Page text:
Where to go if the Yankees lose Chase Headley
By: Chad Raines
Chase Headley has been a player I’ve wanted to see in pinstripes for years. Now that it has finally happened, he may be leaving New York just as quickly as he came.
I, for one, do not necessarily believe this is a terrible thing for the Yankees. Headley brings neither youth nor older age to this Yankee team as he turns 31 in May, but parting ways with him would allow the organization to turn to the youth they’ve been developing in the farm system over the past couple seasons.
Headley signing elsewhere allows the Yankees to give a shot to Rob Refsynder in becoming the Yankees newest second basemen. In doing this, Martin Prado would become the primary third basemen for the club with Alex Rodriguez seeing some time at third, first or at designated hitter.
Refsynder, who will be 24 by Opening Day of 2015, hit .318 in the minors last year with 14 homers and 63 runs batted in after 137 games played. Last season’s campaign proved Refsynder would be ready for the jump to the MLB as a considerable amount of Yankee fans (myself included) would’ve liked to have seen him called up during the 2014 season.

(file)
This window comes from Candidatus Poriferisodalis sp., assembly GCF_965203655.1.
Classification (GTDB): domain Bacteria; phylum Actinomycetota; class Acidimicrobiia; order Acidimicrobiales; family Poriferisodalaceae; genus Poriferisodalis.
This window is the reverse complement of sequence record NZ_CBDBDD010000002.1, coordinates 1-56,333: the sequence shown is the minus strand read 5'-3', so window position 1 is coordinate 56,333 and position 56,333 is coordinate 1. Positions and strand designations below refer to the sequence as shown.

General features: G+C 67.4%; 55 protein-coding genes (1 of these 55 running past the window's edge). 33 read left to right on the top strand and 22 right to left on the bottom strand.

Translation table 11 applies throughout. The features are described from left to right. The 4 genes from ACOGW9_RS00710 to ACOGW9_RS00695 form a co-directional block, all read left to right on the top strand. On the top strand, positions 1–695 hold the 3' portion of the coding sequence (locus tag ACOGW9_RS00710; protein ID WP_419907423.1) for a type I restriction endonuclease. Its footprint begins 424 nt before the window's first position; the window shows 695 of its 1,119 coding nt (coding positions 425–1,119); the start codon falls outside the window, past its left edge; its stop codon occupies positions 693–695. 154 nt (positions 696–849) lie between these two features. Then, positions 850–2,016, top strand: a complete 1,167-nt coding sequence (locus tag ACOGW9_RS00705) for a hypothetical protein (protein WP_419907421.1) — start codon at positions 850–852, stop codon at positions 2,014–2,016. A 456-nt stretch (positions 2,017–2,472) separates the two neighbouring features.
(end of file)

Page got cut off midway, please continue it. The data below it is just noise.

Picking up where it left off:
However, Refsynder would likely be in a battle for the starting second base job with Jose Pirela who was very impressive during his seven game stint with the big league club after he hit .333 including a double and two triples.
Assuming Refsynder wins the second base job, Pirela would fit perfectly into the versatile platoon role the Yankees have given to Eduardo Nunez and Yangervis Solarte in previous seasons. Pirela perfectly fills this role as he can play 2B, 3B, SS, LF and RF.
Am I saying we should simply let Headley walk? Not necessarily, as I am definitely on the fence about it. Regardless, letting him go definitely has its upsides that coincide with the downsides of losing a proven MLB veteran. But as I’ve written in the past, the Yankees farm system is undergoing resurgence so not resigning Headley will allow the Bronx Bombers to display some of the young talent harbored in their minor league system.
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